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Protests Galore
by Proloy Bagchi Bookmark and Share

The Citizens Amendment Act (CAA) has given rise to widespread protests in the country which have sometimes been very violent. Most of the protests appear to have been instigated, very few being spontaneous. The protests held in Assam can be understood as those failing to qualify for Indian citizenship run the risk of being deported to wherever they came from. Elsewhere there does not seem to be any valid ground for protests. The government has on several occasions assured that Indian citizens of any faith have no reason to fear as being citizens they obviously could not be deported anywhere. In many cities simultaneously demonstrations have been held in support of the CAA. All this makes a mockery of a law passed by the Parliament (with overwhelming majority inLokSabha). As BJP, the ruling party at the Centre has failed to garner majority in a few state assemblies the Opposition feels a little strengthened and opposes anything that the Centre proposes even if it has the backing of the law.

Something in this vein is the opposition to the Centre’s decision to build up the National Register of Citizens(NRC). The opposition is baseless as this is mandated by Citizenship Act 1955, as amended in 2003. How can political parties, even those that are governing a few, states, oppose something which is sanctioned by an act of Parliament? Besides, creation of a National Register of Citizens is an activity that is controlled and supervised by the Central Government. The state governments only have to provide the wherewithal for going through the process, financial resources for which are to be made available by the Centre. The states thus have no ground to refuse to allow the Centre to create NRC. If such a thing were to happen it would only mean breakdown of the Constitutional machinery of the country.

One cannot think of any objection by any state government for creation of the register for citizens residing in it. This only would mean that they do not wish to know how many citizens are there in it and how many are non-citizens. The NRC once created surely would help the states to better deliver their services to the citizens eliminating the irregular availing of them by people who are not eligible to do so. Besides, NRC would enable the state to determine the number of non-citizens residing in it, their origin and the purpose for which they happen to be in the state once it is checked with reference to the National Population Register. If NRC is vehemently opposed, as is being done by a few states, especially, West Bengal, it would only mean that they have something to hide. Perhaps, they have infiltrators or illegal migrants who have settled down within the state and are merrily consuming its resources with the blessings of the state and/or its agencies.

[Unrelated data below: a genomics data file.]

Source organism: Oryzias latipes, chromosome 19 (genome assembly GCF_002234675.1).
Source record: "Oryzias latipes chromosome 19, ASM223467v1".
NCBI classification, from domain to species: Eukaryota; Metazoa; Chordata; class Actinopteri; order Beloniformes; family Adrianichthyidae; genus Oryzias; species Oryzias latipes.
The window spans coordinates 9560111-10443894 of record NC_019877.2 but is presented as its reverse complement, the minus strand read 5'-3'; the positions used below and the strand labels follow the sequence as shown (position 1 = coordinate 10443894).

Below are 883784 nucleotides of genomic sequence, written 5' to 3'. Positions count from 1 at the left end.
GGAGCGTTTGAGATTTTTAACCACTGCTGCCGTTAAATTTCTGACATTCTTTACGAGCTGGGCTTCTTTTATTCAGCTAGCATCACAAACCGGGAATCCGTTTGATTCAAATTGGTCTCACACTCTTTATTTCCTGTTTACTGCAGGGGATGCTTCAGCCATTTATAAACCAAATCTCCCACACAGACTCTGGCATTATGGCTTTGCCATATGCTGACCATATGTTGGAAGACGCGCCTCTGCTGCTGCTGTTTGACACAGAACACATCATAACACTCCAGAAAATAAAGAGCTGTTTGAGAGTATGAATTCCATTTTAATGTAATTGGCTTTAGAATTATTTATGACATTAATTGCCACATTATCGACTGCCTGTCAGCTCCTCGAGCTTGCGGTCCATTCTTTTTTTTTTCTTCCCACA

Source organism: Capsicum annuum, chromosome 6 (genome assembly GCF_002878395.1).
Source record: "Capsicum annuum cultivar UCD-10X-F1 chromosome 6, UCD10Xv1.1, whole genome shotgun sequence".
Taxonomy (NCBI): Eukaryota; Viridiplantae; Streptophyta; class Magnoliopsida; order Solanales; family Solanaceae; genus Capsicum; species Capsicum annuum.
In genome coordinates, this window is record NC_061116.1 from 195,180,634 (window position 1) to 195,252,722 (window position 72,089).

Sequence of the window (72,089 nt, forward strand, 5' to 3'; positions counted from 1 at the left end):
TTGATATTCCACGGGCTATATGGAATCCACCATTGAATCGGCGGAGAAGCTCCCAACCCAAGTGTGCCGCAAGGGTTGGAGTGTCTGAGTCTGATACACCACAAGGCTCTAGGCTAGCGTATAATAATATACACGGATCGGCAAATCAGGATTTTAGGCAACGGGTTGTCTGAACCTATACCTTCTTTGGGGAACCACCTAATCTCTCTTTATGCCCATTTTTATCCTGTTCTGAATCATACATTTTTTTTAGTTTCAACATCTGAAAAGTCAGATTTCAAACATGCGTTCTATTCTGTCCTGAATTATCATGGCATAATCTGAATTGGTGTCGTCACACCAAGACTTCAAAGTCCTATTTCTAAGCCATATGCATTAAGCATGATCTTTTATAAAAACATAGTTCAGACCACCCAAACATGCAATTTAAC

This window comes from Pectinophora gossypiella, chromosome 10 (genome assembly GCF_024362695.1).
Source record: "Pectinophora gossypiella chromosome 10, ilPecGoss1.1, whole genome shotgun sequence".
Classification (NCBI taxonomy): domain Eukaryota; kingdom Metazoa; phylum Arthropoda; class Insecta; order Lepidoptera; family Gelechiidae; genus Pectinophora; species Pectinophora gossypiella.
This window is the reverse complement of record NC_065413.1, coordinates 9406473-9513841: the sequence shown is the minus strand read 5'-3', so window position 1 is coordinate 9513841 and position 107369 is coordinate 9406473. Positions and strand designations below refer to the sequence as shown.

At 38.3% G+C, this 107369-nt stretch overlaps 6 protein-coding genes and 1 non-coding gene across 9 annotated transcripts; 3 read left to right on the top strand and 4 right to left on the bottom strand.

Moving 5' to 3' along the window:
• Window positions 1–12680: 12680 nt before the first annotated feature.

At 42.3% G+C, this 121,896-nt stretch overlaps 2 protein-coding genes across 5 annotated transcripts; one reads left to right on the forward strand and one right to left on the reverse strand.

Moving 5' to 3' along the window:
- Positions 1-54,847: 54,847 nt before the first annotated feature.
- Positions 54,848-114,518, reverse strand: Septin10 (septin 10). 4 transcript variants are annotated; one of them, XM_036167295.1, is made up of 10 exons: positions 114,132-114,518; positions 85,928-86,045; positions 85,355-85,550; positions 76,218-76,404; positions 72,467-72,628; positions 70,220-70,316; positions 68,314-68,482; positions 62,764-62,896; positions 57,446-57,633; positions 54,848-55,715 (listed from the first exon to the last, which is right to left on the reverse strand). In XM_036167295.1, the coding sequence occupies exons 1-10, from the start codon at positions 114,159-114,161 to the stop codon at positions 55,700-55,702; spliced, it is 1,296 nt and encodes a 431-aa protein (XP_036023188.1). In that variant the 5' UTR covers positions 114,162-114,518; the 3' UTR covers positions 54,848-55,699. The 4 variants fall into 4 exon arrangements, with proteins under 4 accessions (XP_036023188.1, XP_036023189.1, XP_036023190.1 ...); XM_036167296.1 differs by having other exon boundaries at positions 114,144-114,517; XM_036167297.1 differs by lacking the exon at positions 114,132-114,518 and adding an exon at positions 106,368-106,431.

In any case, the objections to the creation of National Register of Citizens for the present is pre—mature as the Centre has not moved in the matter so far. One supposes that this will happen after the pan—Indian National Population Register (NPR) that is currently in the works is completed. Some states have even targeted the NPR as well which is not quite understandable. The NPR contains the list of all those who have lived in the country for six months or more and are likely to continue to live for another six months. All such people will be enumerated regardless of whether they are citizens of the country or not. Prepared at local, sub-district level, district, state and national levels it is, in fact, the list of all people – citizens or non—citizens – residing in the country. The NPR is actually a building block of the NRC.

Those who say that it has no linkage with NRC are talking through their hat. Creation of the NPR is also mandated by the laws relating to citizenship and no state can refuse to create it. Those who claim they would not allow NPR in their respective state are only making a political point – just as the Kerala Chief Minister did recently by having a resolution passed in the Assembly against Citizens Amendment Act in a session that was especially summoned for the purpose.

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